Take America (& the World) Back for God?
Recently Missio Alliance has hosted a series of posts entitled “Christianity and Violence.” Since Greg has written quite a lot on this topic from the point of view of pacifism, we thought it timely to weigh in on this topic. The following excerpt is quoted from his chapter, “Taking America Back for God” found in his book The Myth of a Christian Nation:
“[A]s citizens of the kingdom of God, we are called to win back America for Jesus Christ—as well as Europe, Iraq, Sudan, Rwanda, and the rest of the world. But everything hangs upon how we believe we are to do this. What power do we trust?
If we think for a moment that we are fulfilling the commission to take the world back for God by acquiring the ability to control behavior through the power of the sword, we are deceived. If we suppose that America, Europe, or any nation is closer to the kingdom of God because certain Christian ideals dominate the political landscape, it is evidence that we have bought into the temptation to trust the sword rather than the cross. If we think we can tweak any version of the kingdom of the world to make it into the kingdom of God, we thereby reveal that our thinking has been co-opted by the kingdom of the world. Again, the only way the world can be won for Jesus Christ is by people being transformed from the inside out through the power of Christ’s love expressed through the Calvary-quality service of his followers.
The question that wins the world is not, how can we get our ‘morally superior’ way enforced in the world? The question that wins the world, and the question that must define the individual and collective life of kingdom-of-God citizens is, how do we take up the cross for the world? How do we best communicate to others their unsurpassable worth before God? How do we serve and wash the feet of the oppressed and despised?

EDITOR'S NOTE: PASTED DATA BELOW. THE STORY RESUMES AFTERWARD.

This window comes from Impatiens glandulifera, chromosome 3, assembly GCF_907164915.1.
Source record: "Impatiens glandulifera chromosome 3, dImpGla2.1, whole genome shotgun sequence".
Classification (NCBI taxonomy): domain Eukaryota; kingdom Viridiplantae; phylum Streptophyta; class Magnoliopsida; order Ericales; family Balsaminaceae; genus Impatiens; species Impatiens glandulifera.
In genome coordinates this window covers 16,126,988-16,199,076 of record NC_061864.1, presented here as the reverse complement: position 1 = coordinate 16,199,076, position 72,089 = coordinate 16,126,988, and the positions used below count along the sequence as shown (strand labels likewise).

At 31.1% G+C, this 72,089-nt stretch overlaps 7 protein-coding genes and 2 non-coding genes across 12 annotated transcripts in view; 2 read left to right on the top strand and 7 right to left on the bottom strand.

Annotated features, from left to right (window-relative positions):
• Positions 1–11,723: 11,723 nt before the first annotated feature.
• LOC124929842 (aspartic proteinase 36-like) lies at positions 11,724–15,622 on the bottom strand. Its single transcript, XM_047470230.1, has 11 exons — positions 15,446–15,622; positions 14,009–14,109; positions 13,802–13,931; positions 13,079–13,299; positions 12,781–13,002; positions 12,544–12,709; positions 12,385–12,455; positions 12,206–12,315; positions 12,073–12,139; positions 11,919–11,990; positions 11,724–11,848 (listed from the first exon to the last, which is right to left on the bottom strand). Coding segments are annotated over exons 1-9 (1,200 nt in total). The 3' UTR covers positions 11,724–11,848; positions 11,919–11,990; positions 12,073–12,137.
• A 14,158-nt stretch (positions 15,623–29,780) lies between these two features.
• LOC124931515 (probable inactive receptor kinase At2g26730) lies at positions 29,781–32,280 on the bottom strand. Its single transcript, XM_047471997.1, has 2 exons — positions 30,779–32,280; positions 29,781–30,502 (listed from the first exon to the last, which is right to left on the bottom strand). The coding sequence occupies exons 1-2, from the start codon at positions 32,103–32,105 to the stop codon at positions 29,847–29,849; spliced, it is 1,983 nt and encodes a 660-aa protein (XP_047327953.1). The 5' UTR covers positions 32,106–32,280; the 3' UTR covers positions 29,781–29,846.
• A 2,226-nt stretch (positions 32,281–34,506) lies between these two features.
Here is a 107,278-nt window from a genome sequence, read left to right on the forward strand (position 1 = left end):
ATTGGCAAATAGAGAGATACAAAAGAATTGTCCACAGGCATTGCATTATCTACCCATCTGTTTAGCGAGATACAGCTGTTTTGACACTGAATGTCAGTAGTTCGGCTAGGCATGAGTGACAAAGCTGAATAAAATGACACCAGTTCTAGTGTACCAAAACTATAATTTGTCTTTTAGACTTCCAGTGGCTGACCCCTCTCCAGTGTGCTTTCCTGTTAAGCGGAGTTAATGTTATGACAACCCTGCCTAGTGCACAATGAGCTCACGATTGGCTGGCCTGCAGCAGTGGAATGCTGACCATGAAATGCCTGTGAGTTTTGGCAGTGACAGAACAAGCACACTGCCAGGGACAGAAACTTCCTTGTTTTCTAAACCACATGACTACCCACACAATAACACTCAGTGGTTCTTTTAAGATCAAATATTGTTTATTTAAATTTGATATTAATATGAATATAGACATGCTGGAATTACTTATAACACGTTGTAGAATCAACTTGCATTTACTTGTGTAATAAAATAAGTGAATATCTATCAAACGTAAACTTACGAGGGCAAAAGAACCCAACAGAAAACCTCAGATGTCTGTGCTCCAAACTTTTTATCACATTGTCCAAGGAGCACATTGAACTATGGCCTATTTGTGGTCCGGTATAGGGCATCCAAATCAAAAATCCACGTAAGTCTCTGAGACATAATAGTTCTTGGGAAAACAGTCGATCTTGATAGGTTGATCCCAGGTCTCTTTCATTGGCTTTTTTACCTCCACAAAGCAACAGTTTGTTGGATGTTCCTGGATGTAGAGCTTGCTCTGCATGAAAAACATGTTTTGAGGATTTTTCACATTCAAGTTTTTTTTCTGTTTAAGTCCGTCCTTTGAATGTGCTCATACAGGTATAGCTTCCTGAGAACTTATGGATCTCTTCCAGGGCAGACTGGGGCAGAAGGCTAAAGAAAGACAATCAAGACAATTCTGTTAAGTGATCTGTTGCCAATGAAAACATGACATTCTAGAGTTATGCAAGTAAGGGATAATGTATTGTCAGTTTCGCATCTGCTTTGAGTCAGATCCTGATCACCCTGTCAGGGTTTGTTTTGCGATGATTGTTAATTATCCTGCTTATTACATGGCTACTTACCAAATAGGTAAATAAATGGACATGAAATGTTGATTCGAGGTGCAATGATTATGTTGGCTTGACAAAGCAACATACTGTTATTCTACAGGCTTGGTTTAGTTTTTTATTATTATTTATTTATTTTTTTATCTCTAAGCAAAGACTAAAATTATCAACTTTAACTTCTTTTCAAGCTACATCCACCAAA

We conquer not by the power of the sword but ‘by the blood of the Lamb and by the word of [our] testimony.’ We conquer by not clinging ‘to life even in the face of death’ (Rev 12:11); we conquer by refusing to place our trust in the violent ‘power over’ kingdom of the world, while instead making it our sole task, moment by moment, to manifest the unique righteousness of the kingdom of God (Matt. 6:33). God in principle won the world through the Lamb’s loving sacrifice, and he’s in the process of manifesting this victory throughout the world through us as we replicate the Lamb’s loving sacrifice in our lives. This is the kingdom of God; this is how the kingdom of God advances. And this is how the kingdom of the world will ultimately become the kingdom of the Lamb (Rev 11:15).
If your response is that this ‘power under’ approach is impractical, if not morally irresponsible, perhaps this too reveals that you have been conformed to the pattern of the world (Rom. 12:2) and have allowed yourself to trust ‘power over’ rather than ‘power under.’ Perhaps it reveals that you have placed more faith in worldly ‘common sense’ than in the resurrection. Perhaps it reveals that worldly effectiveness has replaced kingdom faithfulness as your primary concern” (103-105).
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